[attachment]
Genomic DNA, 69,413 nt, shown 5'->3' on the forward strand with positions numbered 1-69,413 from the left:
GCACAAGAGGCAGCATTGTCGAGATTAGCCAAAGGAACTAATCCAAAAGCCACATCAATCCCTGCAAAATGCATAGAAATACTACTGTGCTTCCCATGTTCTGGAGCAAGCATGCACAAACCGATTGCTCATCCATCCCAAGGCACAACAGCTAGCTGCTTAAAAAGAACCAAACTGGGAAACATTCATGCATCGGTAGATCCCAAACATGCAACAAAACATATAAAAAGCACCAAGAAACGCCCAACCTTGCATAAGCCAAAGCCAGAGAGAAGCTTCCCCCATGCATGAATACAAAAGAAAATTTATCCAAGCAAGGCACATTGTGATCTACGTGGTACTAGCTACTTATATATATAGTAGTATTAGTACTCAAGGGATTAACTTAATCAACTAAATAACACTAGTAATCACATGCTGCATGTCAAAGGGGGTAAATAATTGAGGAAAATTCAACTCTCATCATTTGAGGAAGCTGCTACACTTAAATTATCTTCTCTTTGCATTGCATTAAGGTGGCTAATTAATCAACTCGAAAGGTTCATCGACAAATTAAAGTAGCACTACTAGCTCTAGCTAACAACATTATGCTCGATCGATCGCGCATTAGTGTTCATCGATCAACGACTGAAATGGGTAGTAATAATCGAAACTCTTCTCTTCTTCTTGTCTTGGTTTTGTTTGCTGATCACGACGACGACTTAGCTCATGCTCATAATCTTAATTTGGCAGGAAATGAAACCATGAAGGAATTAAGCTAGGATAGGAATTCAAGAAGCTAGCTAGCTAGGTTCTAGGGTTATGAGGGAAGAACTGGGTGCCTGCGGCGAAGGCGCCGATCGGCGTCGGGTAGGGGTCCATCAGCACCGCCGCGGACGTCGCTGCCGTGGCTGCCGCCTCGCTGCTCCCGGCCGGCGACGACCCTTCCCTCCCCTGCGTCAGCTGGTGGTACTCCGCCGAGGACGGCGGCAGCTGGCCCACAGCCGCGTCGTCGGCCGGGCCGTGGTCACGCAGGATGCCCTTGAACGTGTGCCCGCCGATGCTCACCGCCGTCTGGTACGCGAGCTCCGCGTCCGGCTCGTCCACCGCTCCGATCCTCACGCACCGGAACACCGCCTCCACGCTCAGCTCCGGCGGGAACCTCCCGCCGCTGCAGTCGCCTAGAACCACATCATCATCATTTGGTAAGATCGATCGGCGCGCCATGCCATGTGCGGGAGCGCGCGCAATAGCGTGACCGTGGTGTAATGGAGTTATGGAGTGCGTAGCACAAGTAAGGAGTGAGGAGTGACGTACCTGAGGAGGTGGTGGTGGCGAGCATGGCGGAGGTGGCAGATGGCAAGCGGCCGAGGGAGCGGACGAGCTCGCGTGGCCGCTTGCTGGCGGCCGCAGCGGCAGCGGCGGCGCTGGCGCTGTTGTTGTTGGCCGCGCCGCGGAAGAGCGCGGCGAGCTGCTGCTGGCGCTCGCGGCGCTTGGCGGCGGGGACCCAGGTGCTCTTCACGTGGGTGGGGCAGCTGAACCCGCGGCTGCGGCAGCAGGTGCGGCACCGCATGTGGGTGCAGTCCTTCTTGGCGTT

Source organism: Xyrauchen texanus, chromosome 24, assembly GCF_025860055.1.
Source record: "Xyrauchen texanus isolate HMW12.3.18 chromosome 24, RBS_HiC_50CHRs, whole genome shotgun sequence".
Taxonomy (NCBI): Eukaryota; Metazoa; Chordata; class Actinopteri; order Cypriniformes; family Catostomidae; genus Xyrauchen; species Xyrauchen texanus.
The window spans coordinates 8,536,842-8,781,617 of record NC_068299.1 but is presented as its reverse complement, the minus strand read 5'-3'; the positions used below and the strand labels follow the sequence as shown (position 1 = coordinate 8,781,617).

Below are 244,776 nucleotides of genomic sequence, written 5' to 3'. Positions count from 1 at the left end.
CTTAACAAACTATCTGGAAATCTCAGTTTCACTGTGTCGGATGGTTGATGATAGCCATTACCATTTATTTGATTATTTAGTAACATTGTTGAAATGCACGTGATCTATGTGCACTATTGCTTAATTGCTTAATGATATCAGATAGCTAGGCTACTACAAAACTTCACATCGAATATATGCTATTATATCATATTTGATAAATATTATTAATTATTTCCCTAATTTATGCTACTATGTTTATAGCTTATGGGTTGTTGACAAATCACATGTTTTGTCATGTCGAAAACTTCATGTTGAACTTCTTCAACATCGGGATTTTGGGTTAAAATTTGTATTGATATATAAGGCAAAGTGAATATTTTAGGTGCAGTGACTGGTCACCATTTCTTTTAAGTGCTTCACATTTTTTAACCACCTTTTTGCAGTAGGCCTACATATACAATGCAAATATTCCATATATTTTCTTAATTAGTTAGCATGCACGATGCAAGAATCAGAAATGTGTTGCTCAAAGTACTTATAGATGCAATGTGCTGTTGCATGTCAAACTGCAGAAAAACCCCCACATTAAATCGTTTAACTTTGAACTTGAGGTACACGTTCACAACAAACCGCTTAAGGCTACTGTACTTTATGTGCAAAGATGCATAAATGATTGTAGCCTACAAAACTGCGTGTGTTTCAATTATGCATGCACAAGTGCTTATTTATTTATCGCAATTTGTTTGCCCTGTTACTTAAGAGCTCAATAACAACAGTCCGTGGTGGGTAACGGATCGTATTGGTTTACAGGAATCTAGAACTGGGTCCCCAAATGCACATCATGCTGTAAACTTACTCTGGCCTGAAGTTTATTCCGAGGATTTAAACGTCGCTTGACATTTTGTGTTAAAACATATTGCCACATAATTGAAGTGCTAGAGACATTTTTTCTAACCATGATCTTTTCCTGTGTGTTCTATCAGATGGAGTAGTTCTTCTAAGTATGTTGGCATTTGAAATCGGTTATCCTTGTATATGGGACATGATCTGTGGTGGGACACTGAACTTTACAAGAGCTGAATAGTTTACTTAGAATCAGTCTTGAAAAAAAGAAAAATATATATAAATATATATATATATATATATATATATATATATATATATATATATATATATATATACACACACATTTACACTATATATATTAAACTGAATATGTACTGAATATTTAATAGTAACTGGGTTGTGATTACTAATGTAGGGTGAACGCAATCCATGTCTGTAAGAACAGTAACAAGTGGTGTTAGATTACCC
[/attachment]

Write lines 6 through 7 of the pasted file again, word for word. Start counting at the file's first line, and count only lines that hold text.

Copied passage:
The window spans coordinates 8,536,842-8,781,617 of record NC_068299.1 but is presented as its reverse complement, the minus strand read 5'-3'; the positions used below and the strand labels follow the sequence as shown (position 1 = coordinate 8,781,617).

Below are 244,776 nucleotides of genomic sequence, written 5' to 3'. Positions count from 1 at the left end.